The vertical lobby is a theatre in its own right, but one where the visitors are the actors – a new place to meet in Lelystad. According to Mr Van Berkel “everyone will look good in this lobby” and indeed, it is very entertaining to watch the crowds that parade between the different bars and theatres. Although the building looks complicated the lay-out is fairly simple, which is mostly due to the compact set up. The large 750-seat theatre is situated at the centre. It is linked directly to the expedition input. The smaller level-floor theatre, with 200 seats on a retractable platform, is situated in the corner over the entrance. All the way at the top of the building are three multifunctional rooms which are connected to a lobby with a view of the square. As a result of their flexible lay-out, these rooms are suitable for performances as well as conferences or parties.
Here again, colour marks the function of the rooms. Artists' rooms are always behind the yellow doors, and visitors recognise the entrances to the rooms in a similar way: the public rooms and the multifunctional room on the second floor have blue doors while a yellow door leads to the small theatre. The red door takes you to the main theatre. This so-called Scarlet theatre is an appropriate climax to a series of spectacular rooms: a ruby inside a diamond. Like the façades, the walls and balconies are composed of facets in different tones, which suggest shadows. Just like the play on perspective, created by tapering the theatre towards the stage, the shadow effect is an old trick that was already applied by the Italian masters.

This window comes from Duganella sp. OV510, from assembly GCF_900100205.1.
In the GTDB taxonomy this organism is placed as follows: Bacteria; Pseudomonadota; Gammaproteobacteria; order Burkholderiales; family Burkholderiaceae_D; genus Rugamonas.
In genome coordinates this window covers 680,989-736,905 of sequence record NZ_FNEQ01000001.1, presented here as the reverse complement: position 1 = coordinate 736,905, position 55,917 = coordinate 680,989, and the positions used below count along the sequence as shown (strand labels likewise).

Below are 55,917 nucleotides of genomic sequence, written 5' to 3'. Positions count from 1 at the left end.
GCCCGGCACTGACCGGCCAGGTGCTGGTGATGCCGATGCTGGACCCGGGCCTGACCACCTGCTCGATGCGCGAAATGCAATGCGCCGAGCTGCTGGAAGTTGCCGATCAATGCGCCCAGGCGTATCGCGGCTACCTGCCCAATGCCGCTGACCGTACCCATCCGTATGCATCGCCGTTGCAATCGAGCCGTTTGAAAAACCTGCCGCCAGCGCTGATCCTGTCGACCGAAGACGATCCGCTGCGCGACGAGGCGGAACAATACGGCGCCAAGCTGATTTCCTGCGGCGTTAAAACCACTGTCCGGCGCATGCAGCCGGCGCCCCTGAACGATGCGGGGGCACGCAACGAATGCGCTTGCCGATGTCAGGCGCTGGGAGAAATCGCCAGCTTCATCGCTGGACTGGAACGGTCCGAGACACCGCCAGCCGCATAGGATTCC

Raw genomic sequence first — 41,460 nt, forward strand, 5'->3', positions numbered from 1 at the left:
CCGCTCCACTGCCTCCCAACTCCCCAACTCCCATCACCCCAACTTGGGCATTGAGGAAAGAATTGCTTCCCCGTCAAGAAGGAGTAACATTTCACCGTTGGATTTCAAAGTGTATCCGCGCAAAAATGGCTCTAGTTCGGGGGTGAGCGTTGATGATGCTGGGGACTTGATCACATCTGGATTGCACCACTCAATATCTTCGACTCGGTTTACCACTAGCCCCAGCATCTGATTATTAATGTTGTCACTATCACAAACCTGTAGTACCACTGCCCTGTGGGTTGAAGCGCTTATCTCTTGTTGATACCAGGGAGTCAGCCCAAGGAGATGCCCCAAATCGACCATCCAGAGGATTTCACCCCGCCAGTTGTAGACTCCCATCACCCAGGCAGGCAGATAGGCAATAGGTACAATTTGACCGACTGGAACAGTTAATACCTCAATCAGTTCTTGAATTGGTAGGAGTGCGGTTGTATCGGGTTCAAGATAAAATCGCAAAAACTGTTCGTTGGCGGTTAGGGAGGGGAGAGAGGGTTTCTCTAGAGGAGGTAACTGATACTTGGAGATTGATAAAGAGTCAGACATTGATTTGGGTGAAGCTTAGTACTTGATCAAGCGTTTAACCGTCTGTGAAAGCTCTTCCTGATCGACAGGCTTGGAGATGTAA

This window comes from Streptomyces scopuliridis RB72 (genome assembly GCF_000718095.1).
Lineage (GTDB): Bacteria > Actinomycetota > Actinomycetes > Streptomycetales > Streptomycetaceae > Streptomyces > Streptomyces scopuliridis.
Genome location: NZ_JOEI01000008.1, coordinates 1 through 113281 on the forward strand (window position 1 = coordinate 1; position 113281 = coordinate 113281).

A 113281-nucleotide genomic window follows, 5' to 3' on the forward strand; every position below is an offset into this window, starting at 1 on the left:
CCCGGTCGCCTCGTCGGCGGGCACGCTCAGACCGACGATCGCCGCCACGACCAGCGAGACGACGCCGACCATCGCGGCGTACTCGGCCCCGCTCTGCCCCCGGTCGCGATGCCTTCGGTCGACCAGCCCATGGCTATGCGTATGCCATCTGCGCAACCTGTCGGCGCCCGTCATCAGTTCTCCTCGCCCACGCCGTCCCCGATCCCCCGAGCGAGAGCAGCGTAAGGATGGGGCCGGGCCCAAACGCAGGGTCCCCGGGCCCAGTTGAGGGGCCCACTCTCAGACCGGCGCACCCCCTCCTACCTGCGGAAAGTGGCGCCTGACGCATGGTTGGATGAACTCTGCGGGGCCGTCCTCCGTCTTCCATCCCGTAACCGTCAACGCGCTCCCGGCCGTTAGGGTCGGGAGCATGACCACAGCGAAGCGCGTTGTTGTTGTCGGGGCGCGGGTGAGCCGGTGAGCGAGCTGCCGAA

But these visual elements are used for practical reasons as well. The faceted walls have an acoustic purpose as there was no 'idle' space to spare to adjust the acoustics. The facets, which open up in places, hide installations, and the tapered walls leave room for the stairs to the technical rooms.
The integral solutions which merge shape, purpose and technique, are characteristic of way the whole theatre was constructed. Like a snail-shell the façades, the pink handrails and the roof are folded together so that visually dominant elements have become load-bearing elements. As a result, the lobby and the theatres are entirely free of pillars. Although this type of design is unthinkable and impossible to create without 3D computer models, it was mainly the almost mathematical method that characterises UNStudio that made these 'superlogic' solutions possible.
It is a method that commands respect for its integral and economical approach which allowed the construction of an extraordinary theatre for a limited budget (approx. twenty million euro’s). However, the budget was insufficient to accomplish a true diamond on all sides. In contrast to the theatre tower and the installation rooms, the expedition is just too squat to fit into the cut diamond shape. And in the lobby on the top floor, where the façade comes in through the large window, the orange steel changes into a basic dropped ceiling which looks rather shoddy because of the faceted construction which made it necessary to cut up the square panels in many places.
However, these are merely slight imperfections in what should rightfully be called a jewel and a landmark for the city of Lelystad. Not everyone may like the orange building, but at least everyone has some opinion on it. In 1943, the American abstract-expressionist painters Barnett Newman (‘Who’s afraid of red, yellow and blue’), Mark Rothko and Adolf Gottlieb made the following statement: “To us art is an adventure into an unknown world, which can be explored only by those willing to take the risks”. UNStudio took the risks.
Tekst : Kirsten Hannema